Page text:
Meet Our Kids 2012
No one tells the story of a hospital experience better than the child who went through it. Here are just some of those stories from children who participated in Radiothon and our annual WMAR-ABC2 Special for Johns Hopkins Children's Center in 2012.
Virus Leads to a Heart Transplant for Bridget
No parents want to hear that their child needs a heart transplant. For the Diveley family of Middle River, this nightmare became a reality after their perfectly healthy 2-year-old daughter, Bridget, came in contact with a common virus.
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Connor's Brain Tumor Begins with Arm Numbness
Things were going well for the Fique family from
Hampstead, Md., until the summer of 2011 when, within a matter of weeks,
everything abruptly changed. It started when four-year-old Connor said his arm
kept falling asleep.
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Desirae Overcomes Compartment Syndrome after Broken Arm
Kids will take tumbles and sometimes sprain an ankle or break a bone in the process. For Desirae Myers of Salisbury, Md., an injury from a fall during cheerleading practice seemed relatively routine, until doctors at Hopkins Children’s discovered a potentially life-threatening complication.
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Cooling Baby Dominic to Prevent Brain Injury
When Dominic Herrick was born full term at Anne Arundel Medical Center, he appeared limp, had difficulty breathing, and began experiencing seizures shortly after being transferred to the NICU. The medical staff recognized the symptoms of birth-related brain injury and quickly began treatment with medicine and body cooling. The physicians recommended transfer to another hospital with expertise in critical neonatal medicine.
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Donna Recalls Surgery 60 Years Ago that Saved Her Life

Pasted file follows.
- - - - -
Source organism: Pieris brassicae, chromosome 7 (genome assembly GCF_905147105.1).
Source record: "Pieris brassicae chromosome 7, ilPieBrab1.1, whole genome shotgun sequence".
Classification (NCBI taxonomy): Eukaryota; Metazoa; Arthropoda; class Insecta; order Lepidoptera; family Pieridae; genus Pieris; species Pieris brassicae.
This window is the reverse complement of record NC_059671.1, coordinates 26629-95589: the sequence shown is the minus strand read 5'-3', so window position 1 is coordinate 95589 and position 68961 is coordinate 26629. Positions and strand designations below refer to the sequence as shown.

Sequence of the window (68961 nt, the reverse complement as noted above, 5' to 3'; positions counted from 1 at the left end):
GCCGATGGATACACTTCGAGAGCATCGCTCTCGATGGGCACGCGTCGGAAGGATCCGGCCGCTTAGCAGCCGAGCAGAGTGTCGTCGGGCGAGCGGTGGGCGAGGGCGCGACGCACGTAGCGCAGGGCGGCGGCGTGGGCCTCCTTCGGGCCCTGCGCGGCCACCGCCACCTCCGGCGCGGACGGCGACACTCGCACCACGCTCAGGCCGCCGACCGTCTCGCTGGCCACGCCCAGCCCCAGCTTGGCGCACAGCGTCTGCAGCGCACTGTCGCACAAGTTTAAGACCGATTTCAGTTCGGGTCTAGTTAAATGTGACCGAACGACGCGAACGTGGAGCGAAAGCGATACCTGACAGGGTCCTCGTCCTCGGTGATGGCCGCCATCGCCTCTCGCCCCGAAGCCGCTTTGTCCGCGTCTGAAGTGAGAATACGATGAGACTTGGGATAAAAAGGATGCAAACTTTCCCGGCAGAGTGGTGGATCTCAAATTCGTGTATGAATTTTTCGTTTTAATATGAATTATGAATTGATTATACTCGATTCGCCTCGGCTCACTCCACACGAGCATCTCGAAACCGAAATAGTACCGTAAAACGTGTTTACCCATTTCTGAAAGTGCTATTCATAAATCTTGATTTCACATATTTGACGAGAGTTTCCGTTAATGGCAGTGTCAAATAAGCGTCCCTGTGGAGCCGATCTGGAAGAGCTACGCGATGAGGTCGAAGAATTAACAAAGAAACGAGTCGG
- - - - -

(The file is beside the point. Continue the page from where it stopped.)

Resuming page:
More than 60 years ago, Donna Steiner underwent a pioneering surgery at Johns Hopkins to repair a heart defect called tetralogy of Fallot, one of the most common congenital malformations of the heart. The defect causes inadequate blood flow from the heart to the lungs and profound lack of oxygen in the blood, giving an infant's skin its hallmark bluish hue, hence the name “blue baby” syndrome.
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Eli Beats Hirschsprung’s Disease and Malrotated Bowel
Just after Elijah Sponseller was born Nov. 9, 2009 at Howard County General Hospital, he was admitted to the NICU for labored breathing. Doctors’ concerns grew when the newborn failed to have a bowel movement and instead threw up after feeding. Less than 48 hours after his birth, Elijah was diagnosed with malrotated upper bowel, or twisted intestines. This condition occurs in about 1 in 500 newborns and can be life-threatening if not treated and corrected promptly.
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After Surviving a Brain Tumor, Emily Thrives in College
Emily Powell came to Johns Hopkins Children’s Center when she was 10 years old after being diagnosed with a rare brain tumor. Though the waiting list for renowned neurosurgeon Dr. Ben Carson was a year long at the time, he found time to see Emily within two weeks of her diagnosis and performed a life-saving, 11-hour surgery to remove the cancerous growth from Emily’s brain within a month.
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Erin Overcomes Challenges of Treacher Collins Syndrome
When Erin Richmond was born at Franklin Square Hospital in Baltimore County on May 20, 1986, she had no external ear or ear canal on both sides of her face. She was also missing bones in her face and had a severely underdeveloped bottom jaw. Because of her small airway combined with the underdeveloped jaw, her tongue blocked the airway when she slept.
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POTS Diagnosis Helps Unravel the Yarborough's Mystery Illnesses